Interviewing a model

Mrs. C, an 82-year-old widow, lives in an assisted-living community in her own apartment and has the reassurance of knowing that her medical and functional needs will be taken care of by the facility staff should the need arise to have more paid assistance. Currently, she has a care helper who comes in five days a week to assist her with the heavy house chores, showers, and meals when she chooses not to go to the community dining room in her building. She has a cafeteria-type plan with the proprietors of the assisted-living community so she can add more home assistance if she chooses to pay for it.
Mrs. C moved into the small apartment within the assisted-living facility alter she and her husband were in a car accident 2 years ago in which Mr. C was killed by a drunken driver. Mrs. C was thrown through the windshield and suffered several broken ribs, a fractured pelvis, and several ruptured discs in her back. She now suffers from chronic pain, depression, and fatigue. The pain is rated as a 8 on most days by Mrs. C. Though she refuses to take anything more than Tylenol, Mrs. C admits that she may be overdosing on the Tylenol and worries about side effects since she only has one kidney. Mrs. C denies any other knowledge of significant family or medical history prior to the car accident and says she was bom with only one kidney. Mrs. C. has consistently refused surgery and dislikes going to her physician. She instead prefers to treat herself with ancient Chinese herbs. The pain interferes with her quality of life, especially her ability to sleep and enjoy her food. She is no longer able to perform her Tai Chi exercises and shares that she has lost the heart to even try anymore. Mrs. C currently weighs 92 pounds (down from 130 pounds one year ago). She admits she has lost muscle mass and feels she looks like a very skinny scarecrow since she is 5’5″ tall. However, Mrs. C says she has no appetite and nothing really sounds appealing. Mrs. C is concerned that she has anorexia and wonders if her overwhelming fatigue is somehow related.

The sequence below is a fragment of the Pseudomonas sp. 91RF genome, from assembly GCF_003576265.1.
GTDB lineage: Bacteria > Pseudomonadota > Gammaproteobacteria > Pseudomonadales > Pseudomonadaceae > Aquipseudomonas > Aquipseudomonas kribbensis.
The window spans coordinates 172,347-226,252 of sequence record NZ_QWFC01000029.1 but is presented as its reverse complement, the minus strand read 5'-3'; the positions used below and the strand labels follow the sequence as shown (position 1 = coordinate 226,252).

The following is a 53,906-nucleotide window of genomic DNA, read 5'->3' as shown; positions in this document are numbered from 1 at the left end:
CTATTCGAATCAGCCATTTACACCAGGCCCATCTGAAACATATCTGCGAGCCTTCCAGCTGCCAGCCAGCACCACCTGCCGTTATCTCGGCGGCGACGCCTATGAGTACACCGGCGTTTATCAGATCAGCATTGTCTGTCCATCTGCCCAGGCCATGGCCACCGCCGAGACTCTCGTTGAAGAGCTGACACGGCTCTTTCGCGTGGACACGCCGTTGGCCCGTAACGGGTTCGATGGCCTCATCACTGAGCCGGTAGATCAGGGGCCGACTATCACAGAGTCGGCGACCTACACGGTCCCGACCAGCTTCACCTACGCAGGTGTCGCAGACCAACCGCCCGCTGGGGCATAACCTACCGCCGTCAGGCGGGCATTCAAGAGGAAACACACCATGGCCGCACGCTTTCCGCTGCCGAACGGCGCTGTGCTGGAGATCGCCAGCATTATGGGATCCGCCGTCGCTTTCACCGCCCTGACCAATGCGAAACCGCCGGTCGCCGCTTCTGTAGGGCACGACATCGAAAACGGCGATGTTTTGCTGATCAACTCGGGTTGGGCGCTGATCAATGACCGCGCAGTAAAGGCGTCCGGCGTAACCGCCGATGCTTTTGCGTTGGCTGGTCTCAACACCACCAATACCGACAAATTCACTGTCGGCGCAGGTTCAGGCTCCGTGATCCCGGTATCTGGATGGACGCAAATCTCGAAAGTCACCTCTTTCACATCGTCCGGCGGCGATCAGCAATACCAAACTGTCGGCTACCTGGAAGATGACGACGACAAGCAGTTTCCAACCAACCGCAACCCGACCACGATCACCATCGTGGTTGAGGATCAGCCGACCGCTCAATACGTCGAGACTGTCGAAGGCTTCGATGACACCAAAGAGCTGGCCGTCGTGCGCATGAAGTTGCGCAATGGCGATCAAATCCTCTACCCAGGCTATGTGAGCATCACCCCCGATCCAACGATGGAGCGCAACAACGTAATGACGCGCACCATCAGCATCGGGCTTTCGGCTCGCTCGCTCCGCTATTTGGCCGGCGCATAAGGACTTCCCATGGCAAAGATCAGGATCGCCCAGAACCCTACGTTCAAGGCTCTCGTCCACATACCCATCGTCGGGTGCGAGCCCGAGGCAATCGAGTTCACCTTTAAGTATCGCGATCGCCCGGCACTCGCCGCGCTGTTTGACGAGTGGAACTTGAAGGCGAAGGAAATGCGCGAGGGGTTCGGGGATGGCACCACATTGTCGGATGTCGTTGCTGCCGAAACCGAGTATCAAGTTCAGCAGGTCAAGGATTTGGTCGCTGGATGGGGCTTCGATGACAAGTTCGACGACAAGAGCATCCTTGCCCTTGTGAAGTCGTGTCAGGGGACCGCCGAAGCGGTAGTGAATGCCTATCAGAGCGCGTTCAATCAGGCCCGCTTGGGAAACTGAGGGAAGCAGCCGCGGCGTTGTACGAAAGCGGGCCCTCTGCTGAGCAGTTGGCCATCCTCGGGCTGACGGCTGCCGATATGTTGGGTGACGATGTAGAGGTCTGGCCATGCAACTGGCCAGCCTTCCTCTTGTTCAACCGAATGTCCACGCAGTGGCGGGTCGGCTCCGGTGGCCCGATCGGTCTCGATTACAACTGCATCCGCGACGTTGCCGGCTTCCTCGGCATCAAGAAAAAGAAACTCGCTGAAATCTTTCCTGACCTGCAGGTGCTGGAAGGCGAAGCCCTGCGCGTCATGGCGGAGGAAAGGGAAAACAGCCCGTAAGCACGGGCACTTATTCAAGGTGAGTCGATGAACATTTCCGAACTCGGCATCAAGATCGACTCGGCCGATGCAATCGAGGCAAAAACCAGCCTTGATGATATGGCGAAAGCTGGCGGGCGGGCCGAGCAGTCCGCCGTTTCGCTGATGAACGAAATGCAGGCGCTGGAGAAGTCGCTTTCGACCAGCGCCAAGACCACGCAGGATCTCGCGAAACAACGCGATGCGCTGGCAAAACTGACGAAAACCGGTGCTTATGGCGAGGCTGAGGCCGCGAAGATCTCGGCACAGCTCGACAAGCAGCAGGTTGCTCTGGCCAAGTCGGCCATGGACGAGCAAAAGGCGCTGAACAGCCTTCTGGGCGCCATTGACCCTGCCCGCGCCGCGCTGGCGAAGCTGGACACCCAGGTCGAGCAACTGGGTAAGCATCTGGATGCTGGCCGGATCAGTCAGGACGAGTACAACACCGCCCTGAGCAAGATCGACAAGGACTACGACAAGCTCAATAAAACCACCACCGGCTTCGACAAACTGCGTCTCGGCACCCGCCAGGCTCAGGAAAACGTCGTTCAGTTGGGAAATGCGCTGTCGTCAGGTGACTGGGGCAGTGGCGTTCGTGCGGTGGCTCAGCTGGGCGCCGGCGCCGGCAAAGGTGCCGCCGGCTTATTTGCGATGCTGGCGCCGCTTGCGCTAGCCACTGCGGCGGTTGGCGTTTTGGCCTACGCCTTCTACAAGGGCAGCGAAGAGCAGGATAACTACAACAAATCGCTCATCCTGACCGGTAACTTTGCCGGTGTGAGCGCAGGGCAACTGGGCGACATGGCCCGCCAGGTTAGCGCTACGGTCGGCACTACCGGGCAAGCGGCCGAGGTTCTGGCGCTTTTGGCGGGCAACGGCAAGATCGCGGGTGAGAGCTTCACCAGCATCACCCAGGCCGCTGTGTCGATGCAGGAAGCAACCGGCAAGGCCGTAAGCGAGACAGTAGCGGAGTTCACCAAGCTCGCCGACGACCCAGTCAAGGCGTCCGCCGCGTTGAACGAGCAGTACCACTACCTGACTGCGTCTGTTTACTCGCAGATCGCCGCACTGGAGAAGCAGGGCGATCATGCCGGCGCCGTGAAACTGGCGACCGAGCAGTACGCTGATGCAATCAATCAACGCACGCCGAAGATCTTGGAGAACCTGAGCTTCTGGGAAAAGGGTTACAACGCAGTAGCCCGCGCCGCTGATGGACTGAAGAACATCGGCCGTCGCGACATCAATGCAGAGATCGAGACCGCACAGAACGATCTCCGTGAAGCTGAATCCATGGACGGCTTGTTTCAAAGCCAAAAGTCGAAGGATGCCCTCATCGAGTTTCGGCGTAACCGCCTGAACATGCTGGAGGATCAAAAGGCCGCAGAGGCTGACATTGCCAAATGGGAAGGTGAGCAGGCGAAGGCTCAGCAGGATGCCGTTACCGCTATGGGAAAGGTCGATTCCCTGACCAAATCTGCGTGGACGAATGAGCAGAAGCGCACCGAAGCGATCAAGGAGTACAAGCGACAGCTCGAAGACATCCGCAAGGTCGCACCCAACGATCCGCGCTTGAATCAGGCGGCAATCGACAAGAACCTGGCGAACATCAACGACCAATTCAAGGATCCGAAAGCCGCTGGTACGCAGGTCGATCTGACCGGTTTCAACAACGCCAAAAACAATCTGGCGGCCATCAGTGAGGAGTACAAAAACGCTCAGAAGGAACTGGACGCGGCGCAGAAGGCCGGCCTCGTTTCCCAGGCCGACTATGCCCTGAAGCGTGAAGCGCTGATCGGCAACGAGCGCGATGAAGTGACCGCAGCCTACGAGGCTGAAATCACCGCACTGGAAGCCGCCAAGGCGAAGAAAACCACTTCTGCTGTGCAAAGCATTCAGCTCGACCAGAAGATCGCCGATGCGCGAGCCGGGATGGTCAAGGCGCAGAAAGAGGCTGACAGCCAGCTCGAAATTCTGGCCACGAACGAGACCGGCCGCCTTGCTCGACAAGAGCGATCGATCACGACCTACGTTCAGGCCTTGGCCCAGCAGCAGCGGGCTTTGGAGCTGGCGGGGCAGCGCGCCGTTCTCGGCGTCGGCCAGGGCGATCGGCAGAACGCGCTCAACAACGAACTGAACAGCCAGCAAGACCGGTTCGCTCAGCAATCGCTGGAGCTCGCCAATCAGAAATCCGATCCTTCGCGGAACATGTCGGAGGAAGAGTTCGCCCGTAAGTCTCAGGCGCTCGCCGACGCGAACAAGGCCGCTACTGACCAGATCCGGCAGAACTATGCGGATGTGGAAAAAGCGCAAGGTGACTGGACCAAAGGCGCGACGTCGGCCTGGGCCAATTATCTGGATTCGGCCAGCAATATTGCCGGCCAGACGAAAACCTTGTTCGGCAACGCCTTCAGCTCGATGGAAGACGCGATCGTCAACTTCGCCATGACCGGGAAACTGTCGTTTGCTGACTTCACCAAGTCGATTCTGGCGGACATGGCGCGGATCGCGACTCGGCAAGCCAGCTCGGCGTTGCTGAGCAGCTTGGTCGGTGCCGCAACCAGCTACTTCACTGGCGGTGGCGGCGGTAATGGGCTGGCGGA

Mrs. C. misses her husband very much. She expresses sadness that they had no children and after 60 years together they were inseparable. They both were raised in a Christian orphanage in China (neither of them has living relatives that they are aware of and both their parents died when they were both young children) and met there. The couple eventually married and came to the United States through the sponsorship of a Christian church and were very happy together. For months, Mrs. C has not felt like reaching out to others even though her church friends and pastor, as well as other family friends, do call to check on her. Before her husband’s death, the couple was active in a local Chinese art club as well as their ethnically diverse church and service clubs. Mrs. C. has many paintings in her home that she and her husband painted. Mrs. C. and her husband taught art for years at a local university and are considered fairly renowned artists. The arts and Chinese culture were a very important part of their lives and they enjoyed sharing their cultural gifts with the community around them Part A: Review the case of Mrs. C., whose case is found in this week’s course content. Identify the model, theory. and/or framework that is most relevant for you in holistically assessing, developing interventions, and managing the care of Mrs.0 for at least one of her diagnoses and its associated symptoms.
Part B: Explain why the model, theory, or framework you have chosen is well-suited to support your approach and work with Mrs. C in assessing, intervening, and managing the particular diagnosis and associated symptom you have chosen to address from a holistic care model application?

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